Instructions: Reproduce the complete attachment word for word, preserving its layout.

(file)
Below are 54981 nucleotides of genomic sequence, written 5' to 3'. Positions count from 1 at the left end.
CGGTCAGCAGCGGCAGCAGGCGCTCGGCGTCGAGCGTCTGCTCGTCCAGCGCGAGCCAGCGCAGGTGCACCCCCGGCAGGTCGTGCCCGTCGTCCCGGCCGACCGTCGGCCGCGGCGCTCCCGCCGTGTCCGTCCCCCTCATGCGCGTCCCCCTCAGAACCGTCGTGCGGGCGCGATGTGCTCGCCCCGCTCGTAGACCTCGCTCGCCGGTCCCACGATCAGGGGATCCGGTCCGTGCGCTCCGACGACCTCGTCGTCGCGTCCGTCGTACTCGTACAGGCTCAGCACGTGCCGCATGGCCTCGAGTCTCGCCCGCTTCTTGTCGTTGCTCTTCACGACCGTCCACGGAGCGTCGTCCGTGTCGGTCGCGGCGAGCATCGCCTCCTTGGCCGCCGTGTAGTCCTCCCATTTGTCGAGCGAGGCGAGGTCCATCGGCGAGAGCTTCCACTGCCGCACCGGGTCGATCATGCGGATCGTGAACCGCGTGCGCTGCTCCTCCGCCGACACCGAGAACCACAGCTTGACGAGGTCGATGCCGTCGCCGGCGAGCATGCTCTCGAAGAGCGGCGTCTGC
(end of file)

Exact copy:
Below are 54981 nucleotides of genomic sequence, written 5' to 3'. Positions count from 1 at the left end.
CGGTCAGCAGCGGCAGCAGGCGCTCGGCGTCGAGCGTCTGCTCGTCCAGCGCGAGCCAGCGCAGGTGCACCCCCGGCAGGTCGTGCCCGTCGTCCCGGCCGACCGTCGGCCGCGGCGCTCCCGCCGTGTCCGTCCCCCTCATGCGCGTCCCCCTCAGAACCGTCGTGCGGGCGCGATGTGCTCGCCCCGCTCGTAGACCTCGCTCGCCGGTCCCACGATCAGGGGATCCGGTCCGTGCGCTCCGACGACCTCGTCGTCGCGTCCGTCGTACTCGTACAGGCTCAGCACGTGCCGCATGGCCTCGAGTCTCGCCCGCTTCTTGTCGTTGCTCTTCACGACCGTCCACGGAGCGTCGTCCGTGTCGGTCGCGGCGAGCATCGCCTCCTTGGCCGCCGTGTAGTCCTCCCATTTGTCGAGCGAGGCGAGGTCCATCGGCGAGAGCTTCCACTGCCGCACCGGGTCGATCATGCGGATCGTGAACCGCGTGCGCTGCTCCTCCGCCGACACCGAGAACCACAGCTTGACGAGGTCGATGCCGTCGCCGGCGAGCATGCTCTCGAAGAGCGGCGTCTGC